A treat for the senses, a puzzle for the mind.
You won't need any more proof than the operatic opening sequence, dramatically underscored by Beethoven's 7th, to know that "The Fall" is a film of grand staging and visual mastery. From an early-20th-century Los Angeles hospital to fantastical scenes of otherworldly beauty, "The Fall" is a technically dazzling film that instantly gratifies the eye, but falls short of appeasing the head or the heart with its visual excesses.
Depressed Roy (Lee Pace), an actor paralyzed by a fall, can think only about getting enough morphine to silence his demons of self-pity. Young Alexandria (Catinca Untaru), who suffers from a broken arm suffered in a fall, wishes only to escape the doldrums of hospital life.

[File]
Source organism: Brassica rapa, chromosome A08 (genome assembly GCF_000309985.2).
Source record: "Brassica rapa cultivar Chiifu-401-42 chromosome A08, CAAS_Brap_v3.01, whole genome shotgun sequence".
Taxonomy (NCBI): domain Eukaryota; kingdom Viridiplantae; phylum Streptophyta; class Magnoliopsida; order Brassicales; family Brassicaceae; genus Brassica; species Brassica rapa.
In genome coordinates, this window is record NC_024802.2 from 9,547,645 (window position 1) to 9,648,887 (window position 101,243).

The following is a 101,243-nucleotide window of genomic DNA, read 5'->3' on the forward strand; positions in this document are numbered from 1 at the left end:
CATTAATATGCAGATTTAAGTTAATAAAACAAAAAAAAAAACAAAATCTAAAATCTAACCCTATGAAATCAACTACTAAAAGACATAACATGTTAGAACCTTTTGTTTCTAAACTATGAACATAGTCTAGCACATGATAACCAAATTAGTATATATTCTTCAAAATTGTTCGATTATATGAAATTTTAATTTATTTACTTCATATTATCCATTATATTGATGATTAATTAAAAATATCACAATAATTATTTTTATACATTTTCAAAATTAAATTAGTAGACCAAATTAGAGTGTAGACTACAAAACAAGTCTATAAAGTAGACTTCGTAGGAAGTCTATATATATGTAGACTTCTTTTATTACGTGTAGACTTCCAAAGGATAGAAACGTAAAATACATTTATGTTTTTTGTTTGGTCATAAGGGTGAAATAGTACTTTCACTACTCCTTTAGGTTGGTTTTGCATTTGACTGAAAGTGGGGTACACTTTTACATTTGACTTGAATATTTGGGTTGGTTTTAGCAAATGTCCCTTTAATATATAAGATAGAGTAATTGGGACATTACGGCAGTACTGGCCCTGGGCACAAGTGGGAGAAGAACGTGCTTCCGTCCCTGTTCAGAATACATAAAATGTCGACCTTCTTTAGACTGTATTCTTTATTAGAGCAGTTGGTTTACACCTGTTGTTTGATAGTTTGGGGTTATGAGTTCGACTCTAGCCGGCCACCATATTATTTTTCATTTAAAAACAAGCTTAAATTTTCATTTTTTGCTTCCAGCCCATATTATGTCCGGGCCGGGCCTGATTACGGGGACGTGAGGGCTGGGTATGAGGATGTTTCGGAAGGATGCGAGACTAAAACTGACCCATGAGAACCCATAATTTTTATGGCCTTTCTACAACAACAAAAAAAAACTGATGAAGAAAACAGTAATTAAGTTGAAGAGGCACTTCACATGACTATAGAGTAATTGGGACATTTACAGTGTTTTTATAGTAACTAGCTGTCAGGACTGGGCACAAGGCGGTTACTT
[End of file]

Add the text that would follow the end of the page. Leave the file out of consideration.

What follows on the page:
When these two strike up an unlikely friendship, Roy strings Alexandria along by doling out epic tales filled with iconic heroes and mysterious villains in far-flung lands. The stories that ignite Alexandria's imagination also emblazon the screen with unbelievable landscapes. The parallel narratives start to blur as characters in and around the hospital become characters in Roy's increasingly fatalistic fable.
"The Fall," self-financed by director Tarsem Singh ("The Cell") and finally released under the arm of David Fincher and Spike Jonze, is a clever and dazzling homage to the power of the moving image, but it comes close to being an empty shell except for the completely uninhibited performance of Untaru as Alexandria. Making the other actors seem like cardboard, Untaru ultimately provides the buoyancy to keep this weighty film from sinking.